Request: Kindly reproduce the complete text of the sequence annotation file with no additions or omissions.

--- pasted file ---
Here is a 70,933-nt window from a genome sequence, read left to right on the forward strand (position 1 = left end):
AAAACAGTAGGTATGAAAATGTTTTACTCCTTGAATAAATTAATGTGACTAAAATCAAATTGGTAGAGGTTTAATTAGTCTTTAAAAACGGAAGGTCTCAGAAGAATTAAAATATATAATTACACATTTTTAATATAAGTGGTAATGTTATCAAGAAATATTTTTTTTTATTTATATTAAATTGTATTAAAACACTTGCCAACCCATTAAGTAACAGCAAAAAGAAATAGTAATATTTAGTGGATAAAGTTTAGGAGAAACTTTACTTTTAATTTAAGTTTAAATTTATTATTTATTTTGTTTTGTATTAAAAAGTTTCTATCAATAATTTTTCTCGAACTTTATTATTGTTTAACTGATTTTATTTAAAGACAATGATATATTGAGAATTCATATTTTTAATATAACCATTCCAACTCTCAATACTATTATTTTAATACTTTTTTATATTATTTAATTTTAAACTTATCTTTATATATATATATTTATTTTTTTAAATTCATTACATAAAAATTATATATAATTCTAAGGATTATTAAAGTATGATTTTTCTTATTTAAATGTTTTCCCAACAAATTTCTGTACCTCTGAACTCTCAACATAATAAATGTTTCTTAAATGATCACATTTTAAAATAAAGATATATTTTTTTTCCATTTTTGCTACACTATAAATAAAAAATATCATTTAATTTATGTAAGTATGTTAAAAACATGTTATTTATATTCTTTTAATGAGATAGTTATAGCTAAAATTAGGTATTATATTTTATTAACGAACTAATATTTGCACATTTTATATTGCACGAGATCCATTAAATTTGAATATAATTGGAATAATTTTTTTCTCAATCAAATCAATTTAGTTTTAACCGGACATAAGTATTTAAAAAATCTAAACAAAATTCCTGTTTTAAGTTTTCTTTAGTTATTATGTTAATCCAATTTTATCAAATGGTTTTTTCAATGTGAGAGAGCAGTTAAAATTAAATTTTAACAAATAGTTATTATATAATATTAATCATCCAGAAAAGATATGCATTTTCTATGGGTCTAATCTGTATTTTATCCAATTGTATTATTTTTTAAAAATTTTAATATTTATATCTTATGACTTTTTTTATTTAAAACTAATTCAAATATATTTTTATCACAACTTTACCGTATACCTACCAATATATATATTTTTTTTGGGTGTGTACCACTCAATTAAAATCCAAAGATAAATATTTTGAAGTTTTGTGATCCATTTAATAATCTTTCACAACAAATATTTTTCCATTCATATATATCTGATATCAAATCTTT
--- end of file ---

Here is a 70,933-nt window from a genome sequence, read left to right on the forward strand (position 1 = left end):
AAAACAGTAGGTATGAAAATGTTTTACTCCTTGAATAAATTAATGTGACTAAAATCAAATTGGTAGAGGTTTAATTAGTCTTTAAAAACGGAAGGTCTCAGAAGAATTAAAATATATAATTACACATTTTTAATATAAGTGGTAATGTTATCAAGAAATATTTTTTTTTATTTATATTAAATTGTATTAAAACACTTGCCAACCCATTAAGTAACAGCAAAAAGAAATAGTAATATTTAGTGGATAAAGTTTAGGAGAAACTTTACTTTTAATTTAAGTTTAAATTTATTATTTATTTTGTTTTGTATTAAAAAGTTTCTATCAATAATTTTTCTCGAACTTTATTATTGTTTAACTGATTTTATTTAAAGACAATGATATATTGAGAATTCATATTTTTAATATAACCATTCCAACTCTCAATACTATTATTTTAATACTTTTTTATATTATTTAATTTTAAACTTATCTTTATATATATATATTTATTTTTTTAAATTCATTACATAAAAATTATATATAATTCTAAGGATTATTAAAGTATGATTTTTCTTATTTAAATGTTTTCCCAACAAATTTCTGTACCTCTGAACTCTCAACATAATAAATGTTTCTTAAATGATCACATTTTAAAATAAAGATATATTTTTTTTCCATTTTTGCTACACTATAAATAAAAAATATCATTTAATTTATGTAAGTATGTTAAAAACATGTTATTTATATTCTTTTAATGAGATAGTTATAGCTAAAATTAGGTATTATATTTTATTAACGAACTAATATTTGCACATTTTATATTGCACGAGATCCATTAAATTTGAATATAATTGGAATAATTTTTTTCTCAATCAAATCAATTTAGTTTTAACCGGACATAAGTATTTAAAAAATCTAAACAAAATTCCTGTTTTAAGTTTTCTTTAGTTATTATGTTAATCCAATTTTATCAAATGGTTTTTTCAATGTGAGAGAGCAGTTAAAATTAAATTTTAACAAATAGTTATTATATAATATTAATCATCCAGAAAAGATATGCATTTTCTATGGGTCTAATCTGTATTTTATCCAATTGTATTATTTTTTAAAAATTTTAATATTTATATCTTATGACTTTTTTTATTTAAAACTAATTCAAATATATTTTTATCACAACTTTACCGTATACCTACCAATATATATATTTTTTTTGGGTGTGTACCACTCAATTAAAATCCAAAGATAAATATTTTGAAGTTTTGTGATCCATTTAATAATCTTTCACAACAAATATTTTTCCATTCATATATATCTGATATCAAATCTTT